03 May, 2018 -
Washington DC, U.S.
16 May, 2018 -
17 May, 2018 - 18 May, 2018
23 May, 2018 - 25 May, 2018
24 May, 2018 - 25 May, 2018
A telephone call from Sialkot followed by the recent news from Savar gives rise to a little hope. Nothing does the leather industry more harm than endless reports on tanneries that function without effluent plants. It is just hard to credit how it was possible to let tanneries be built in the last fifty years without thought to waste management, and how many places around the world that tanneries think their waste solids and liquids are someone else's problem.
Sialkot is back making World Cup Soccer Balls
Sialkot is a border town between Pakistan and India that I have always liked. It has three products. Soccer balls, leather gloves and surgical instruments. Local tanners and craftsmen began making soccer balls in the 1880s at the request of British soldiers who were garrisoned there. After a child labour crisis in the 1990s Sialkot slipped from market leader to just a 13% world market share of soccer ball production while China rushed past 50%. But now with costs in China escalating and the child labour problem resolved by strong action from the ILO Adidas have brought back a significant production and the 3000 Brazuca match balls for next month's World Cup will be made in Sialkot.
Sadly the hand-stitched, machine-made and thermo-bonded footballs made today in Sialkot are not made of leather, although the skill remains and I keep one in my collection. Sialkot remains a significant tanning centre, mostly based around the production of sports gloves. Over 250 small and medium sized tanneries are involved and unbelievably these are scattered all over the town because there were no planning laws to separate industrial and housing building. What is more there is no effluent system and the waste is dumped throughout the city and onto the countryside.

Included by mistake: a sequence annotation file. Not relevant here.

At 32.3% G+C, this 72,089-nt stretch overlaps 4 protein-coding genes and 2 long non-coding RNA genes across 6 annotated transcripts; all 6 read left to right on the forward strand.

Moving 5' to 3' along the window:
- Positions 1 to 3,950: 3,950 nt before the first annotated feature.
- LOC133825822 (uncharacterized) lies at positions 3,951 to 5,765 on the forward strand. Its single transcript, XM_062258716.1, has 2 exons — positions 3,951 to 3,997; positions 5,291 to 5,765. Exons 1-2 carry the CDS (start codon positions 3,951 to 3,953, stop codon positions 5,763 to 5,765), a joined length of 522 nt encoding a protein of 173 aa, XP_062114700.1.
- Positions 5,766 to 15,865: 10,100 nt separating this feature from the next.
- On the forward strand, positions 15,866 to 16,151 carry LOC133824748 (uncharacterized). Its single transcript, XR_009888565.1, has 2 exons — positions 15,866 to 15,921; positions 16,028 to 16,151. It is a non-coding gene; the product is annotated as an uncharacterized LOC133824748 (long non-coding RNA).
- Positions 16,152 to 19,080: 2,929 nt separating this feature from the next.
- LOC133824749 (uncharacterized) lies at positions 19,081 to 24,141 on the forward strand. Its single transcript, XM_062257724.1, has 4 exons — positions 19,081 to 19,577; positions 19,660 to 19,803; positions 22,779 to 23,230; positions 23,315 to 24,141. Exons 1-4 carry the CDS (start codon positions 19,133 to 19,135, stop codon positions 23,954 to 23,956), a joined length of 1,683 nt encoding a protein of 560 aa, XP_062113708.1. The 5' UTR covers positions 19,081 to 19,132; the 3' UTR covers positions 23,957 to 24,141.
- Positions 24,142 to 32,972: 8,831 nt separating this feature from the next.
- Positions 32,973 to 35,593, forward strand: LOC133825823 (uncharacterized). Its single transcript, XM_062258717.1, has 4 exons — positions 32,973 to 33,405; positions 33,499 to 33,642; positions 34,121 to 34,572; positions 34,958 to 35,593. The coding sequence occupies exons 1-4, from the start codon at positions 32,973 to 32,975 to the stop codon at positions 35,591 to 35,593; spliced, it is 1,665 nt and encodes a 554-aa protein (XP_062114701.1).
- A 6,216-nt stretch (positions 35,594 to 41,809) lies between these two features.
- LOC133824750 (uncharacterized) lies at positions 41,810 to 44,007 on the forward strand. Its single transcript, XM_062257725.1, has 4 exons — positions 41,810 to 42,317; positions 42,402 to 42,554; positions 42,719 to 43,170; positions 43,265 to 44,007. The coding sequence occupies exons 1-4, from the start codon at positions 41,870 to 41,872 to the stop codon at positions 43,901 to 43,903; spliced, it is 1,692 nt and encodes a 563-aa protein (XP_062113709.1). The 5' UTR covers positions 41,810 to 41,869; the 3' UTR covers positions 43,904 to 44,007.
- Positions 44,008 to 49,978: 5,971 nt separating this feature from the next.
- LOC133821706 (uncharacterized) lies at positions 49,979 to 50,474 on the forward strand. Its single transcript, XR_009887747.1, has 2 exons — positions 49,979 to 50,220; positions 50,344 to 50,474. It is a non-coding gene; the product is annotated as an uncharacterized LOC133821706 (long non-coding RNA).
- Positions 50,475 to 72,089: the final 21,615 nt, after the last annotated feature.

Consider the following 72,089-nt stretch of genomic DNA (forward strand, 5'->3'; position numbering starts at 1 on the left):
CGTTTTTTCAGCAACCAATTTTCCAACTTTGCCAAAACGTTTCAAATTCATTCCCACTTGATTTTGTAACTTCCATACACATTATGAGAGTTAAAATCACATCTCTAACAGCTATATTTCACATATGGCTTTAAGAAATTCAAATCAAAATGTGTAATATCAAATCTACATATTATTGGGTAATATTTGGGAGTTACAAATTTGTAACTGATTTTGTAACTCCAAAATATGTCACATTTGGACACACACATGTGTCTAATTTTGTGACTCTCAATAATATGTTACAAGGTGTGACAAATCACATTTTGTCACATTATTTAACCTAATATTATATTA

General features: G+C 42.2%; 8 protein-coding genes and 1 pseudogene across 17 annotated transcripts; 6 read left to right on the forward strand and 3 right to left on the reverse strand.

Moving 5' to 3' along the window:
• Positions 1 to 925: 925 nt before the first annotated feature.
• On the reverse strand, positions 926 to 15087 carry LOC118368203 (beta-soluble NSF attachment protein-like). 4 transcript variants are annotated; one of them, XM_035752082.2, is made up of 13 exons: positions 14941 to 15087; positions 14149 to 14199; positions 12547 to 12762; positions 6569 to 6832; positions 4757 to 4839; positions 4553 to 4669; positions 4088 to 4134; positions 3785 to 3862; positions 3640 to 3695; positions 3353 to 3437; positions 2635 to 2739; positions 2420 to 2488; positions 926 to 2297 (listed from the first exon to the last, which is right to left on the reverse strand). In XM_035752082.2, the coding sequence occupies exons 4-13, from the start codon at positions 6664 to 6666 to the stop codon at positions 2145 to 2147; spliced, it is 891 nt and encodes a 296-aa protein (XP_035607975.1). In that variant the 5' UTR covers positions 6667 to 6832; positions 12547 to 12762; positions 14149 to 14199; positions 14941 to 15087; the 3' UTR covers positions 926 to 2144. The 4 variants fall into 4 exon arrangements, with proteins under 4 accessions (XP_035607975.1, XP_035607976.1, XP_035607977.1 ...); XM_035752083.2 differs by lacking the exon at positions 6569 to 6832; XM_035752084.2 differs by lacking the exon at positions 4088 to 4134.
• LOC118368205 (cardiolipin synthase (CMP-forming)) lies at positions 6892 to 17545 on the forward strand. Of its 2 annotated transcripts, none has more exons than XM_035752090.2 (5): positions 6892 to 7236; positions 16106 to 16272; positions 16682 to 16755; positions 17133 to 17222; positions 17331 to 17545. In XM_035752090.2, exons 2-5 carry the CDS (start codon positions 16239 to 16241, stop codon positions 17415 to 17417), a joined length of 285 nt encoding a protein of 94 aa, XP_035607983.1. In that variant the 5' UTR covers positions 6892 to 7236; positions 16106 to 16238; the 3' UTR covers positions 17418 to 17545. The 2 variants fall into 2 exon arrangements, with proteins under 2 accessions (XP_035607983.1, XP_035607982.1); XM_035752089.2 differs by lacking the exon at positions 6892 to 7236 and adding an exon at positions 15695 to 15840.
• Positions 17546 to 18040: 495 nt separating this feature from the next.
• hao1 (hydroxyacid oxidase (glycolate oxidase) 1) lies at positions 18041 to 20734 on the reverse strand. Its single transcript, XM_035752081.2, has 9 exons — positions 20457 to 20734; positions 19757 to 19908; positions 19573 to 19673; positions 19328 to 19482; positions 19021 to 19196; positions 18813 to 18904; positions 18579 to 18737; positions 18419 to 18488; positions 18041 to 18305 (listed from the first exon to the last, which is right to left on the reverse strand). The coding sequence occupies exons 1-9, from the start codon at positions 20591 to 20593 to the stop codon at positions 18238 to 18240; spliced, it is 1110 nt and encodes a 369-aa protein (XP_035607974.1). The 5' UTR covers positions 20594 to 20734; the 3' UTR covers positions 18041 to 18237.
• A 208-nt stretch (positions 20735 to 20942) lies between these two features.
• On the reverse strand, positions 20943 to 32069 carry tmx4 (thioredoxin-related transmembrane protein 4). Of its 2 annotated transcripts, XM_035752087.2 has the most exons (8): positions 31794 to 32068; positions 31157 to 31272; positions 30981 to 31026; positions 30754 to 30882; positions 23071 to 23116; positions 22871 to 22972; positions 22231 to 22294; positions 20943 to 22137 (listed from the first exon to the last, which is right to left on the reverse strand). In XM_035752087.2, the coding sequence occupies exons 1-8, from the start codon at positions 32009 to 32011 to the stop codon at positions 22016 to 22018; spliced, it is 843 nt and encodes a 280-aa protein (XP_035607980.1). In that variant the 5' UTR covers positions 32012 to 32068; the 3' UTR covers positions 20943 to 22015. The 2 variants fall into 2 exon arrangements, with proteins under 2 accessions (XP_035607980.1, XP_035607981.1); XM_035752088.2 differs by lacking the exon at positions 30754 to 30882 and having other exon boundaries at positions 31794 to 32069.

Sambrial and Savar: two places to remember
But soon the tanneries will be on the move and the new tannery cluster in nearby Sambrial is now getting prepared. Certainly it will take some time, up to three years, but the news is coming in that work has started. The cost is being shared by the regional government and the Tannery Owner Association. Planning for this began back in 2002 so it is long overdue, especially for a rich township like Sialkot.
Looking around the Himalayas that other, even bigger problem, Bangladesh is building a new zone in the Savar Leather Industrial Park. The effluent building has been stop-start but construction is now re-started and the first fifteen tanners have begun preparation for the move. The EU has put great pressure for this to be complete by the end of December this year. That will not happen but it looks like we might get there by spring 2015.
A brand is like a savings account. You make deposits and you take money out. Take out too much and you end in deficit. From our global conversations at Leather Naturally! it is clear that indefensible problems like those in Bangladesh we have let our account get overdrawn and totally overwhelm the positive discussions about leather. Hopefully we are seeing the beginning of the end of some of these damaging withdrawals.
Follow Mike Redwood on twitter: @michaelredwood